Portland, Maine-based photographer Caleb Charland (whom we featured before) has a fascinating new series of science-based photos that show various alternative batteries created using things like apple trees and stacked coins. The photo above shows an experiment in which he powered a lamp using 300 apples in a Newburgh, Maine-orchard.
He spent 11 hours sticking zinc-coated galvanized nails and bare copper wires into the apples in order to generate current using the fruit. Every 10 apples provide about 5 volts. The lamp was successfully lit by the apple power, but was so dim that the photograph required a 4 hour exposure!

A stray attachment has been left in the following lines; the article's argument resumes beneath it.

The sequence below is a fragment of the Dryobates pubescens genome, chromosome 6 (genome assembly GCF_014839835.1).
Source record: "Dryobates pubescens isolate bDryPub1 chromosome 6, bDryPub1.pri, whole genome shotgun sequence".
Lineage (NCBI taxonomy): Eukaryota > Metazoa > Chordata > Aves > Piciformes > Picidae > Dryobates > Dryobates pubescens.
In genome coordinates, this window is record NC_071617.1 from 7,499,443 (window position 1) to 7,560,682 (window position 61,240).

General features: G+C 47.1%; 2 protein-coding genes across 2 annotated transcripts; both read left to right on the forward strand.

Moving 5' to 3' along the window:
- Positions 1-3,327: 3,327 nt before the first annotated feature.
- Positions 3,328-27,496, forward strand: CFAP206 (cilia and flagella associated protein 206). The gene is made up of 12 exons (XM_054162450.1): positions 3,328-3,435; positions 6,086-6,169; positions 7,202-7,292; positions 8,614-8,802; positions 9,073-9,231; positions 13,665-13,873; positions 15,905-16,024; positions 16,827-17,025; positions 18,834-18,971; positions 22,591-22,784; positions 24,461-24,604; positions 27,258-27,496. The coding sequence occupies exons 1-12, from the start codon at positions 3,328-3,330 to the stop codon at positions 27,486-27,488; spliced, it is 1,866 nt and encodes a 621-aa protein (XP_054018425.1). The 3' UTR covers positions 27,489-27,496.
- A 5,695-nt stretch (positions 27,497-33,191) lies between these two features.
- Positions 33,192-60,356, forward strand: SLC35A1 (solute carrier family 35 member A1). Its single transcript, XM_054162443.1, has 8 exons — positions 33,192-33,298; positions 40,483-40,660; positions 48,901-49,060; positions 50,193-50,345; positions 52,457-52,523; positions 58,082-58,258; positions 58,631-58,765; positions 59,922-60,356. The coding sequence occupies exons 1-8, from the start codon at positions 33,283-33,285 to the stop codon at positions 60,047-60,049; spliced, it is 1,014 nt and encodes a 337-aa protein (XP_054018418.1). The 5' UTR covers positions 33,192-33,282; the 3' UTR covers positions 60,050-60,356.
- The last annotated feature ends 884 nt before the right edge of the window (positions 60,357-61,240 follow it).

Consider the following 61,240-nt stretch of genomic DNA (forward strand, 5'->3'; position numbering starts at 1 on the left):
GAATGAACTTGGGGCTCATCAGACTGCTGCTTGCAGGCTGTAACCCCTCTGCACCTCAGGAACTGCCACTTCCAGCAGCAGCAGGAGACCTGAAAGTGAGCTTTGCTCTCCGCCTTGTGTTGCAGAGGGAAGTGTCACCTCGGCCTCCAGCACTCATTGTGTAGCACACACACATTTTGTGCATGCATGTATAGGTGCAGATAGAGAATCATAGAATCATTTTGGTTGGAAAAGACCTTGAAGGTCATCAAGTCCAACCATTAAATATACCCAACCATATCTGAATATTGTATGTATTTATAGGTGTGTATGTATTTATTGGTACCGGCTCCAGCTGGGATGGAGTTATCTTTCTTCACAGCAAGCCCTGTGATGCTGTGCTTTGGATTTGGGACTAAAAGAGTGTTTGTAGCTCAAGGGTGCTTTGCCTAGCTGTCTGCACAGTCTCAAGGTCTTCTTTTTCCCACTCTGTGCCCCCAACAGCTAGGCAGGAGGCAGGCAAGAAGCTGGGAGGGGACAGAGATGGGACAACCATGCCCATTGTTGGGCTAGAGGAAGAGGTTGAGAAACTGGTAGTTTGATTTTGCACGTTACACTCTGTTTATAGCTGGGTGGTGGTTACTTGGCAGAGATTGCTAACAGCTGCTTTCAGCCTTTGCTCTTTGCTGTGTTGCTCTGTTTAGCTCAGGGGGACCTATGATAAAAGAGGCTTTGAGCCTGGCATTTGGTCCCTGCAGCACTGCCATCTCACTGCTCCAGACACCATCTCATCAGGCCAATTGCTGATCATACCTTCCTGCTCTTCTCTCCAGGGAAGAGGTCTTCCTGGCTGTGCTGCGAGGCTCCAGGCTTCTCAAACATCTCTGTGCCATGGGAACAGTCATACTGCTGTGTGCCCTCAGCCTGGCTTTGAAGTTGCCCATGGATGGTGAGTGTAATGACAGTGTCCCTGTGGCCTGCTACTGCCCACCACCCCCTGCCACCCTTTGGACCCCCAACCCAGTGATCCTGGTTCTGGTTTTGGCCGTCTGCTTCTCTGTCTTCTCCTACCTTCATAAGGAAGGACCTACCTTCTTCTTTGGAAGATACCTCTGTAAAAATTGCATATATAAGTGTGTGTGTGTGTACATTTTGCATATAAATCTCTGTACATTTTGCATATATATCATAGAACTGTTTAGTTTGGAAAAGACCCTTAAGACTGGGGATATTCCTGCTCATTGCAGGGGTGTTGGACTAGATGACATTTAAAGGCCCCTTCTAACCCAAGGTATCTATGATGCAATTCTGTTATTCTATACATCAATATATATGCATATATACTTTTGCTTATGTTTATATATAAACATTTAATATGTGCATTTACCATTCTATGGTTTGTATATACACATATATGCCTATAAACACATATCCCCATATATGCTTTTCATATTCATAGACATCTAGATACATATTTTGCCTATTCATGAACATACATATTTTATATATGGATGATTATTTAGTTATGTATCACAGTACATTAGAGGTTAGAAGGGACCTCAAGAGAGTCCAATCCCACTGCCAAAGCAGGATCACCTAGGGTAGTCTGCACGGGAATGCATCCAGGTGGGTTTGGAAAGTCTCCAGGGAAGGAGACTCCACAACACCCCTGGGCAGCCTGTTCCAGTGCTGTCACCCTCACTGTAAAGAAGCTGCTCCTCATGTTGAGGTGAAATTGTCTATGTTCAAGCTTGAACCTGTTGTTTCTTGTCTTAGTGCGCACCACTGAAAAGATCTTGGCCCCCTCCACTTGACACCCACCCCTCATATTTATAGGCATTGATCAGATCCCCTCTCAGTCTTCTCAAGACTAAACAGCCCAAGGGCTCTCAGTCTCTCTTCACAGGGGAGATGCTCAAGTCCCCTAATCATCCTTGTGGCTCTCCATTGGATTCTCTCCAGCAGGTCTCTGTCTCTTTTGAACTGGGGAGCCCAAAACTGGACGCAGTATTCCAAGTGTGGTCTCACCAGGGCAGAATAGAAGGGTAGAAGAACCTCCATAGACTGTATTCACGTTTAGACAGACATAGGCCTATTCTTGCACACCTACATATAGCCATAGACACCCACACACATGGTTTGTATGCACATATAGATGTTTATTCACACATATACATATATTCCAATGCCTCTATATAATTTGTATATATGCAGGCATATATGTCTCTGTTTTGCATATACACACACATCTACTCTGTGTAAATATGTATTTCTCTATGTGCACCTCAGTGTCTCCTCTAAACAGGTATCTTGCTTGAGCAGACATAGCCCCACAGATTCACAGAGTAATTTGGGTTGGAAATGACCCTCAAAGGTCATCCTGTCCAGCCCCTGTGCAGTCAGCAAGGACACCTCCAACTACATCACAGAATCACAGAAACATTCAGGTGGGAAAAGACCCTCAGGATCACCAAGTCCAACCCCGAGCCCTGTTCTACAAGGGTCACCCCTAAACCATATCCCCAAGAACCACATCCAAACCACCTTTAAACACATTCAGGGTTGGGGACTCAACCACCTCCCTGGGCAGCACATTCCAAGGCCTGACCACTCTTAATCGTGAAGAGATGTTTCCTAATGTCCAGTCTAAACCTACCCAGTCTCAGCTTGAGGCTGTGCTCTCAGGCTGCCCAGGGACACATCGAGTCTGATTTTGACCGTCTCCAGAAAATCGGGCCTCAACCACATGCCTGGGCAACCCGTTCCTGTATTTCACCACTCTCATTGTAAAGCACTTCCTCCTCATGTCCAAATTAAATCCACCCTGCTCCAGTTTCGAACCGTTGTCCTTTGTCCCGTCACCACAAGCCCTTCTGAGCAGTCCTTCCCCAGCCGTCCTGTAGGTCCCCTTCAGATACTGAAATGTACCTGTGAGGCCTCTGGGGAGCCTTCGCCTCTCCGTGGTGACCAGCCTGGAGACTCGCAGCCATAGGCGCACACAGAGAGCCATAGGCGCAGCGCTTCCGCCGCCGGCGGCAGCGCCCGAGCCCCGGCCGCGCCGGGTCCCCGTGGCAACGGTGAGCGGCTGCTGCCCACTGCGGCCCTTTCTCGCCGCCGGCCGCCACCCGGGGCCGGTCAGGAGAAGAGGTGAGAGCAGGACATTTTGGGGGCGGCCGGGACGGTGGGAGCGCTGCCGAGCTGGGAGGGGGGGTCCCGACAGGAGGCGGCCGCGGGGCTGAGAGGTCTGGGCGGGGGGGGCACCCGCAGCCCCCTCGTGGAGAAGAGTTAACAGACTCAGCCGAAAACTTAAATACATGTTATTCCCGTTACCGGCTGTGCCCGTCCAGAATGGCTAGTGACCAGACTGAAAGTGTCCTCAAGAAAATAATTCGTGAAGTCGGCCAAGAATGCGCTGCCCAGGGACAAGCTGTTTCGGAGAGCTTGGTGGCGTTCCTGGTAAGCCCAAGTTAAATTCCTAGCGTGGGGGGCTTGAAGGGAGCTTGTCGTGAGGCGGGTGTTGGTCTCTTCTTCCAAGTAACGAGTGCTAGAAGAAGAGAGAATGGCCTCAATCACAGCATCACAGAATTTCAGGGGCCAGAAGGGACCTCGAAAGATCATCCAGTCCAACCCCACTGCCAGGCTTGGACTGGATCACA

Charland tells Discovery Magazine:
I began installing the work at 9 in the morning. I had no frame of reference for how long the process would actually take. I didn’t want to start too early fearing I would get done too soon and potentially wear out the “batteries” before I could start my photographic exposure, thus wasting a lot of time and fruit. I worked all day and took no break, I was still wiring the orchard after sunset. I finished install at 8 pm then began my 4 hour exposure on photographic film. The final image was created using a large format camera that uses color film measuring 4×5 inches.
Here are some other images from the ongoing project:
Here’s a behind-the-scenes video showing how the tree battery photograph was done:
We love the way Charland combines his love of science with his love of photography!
Image credits: Photographs by Caleb Charland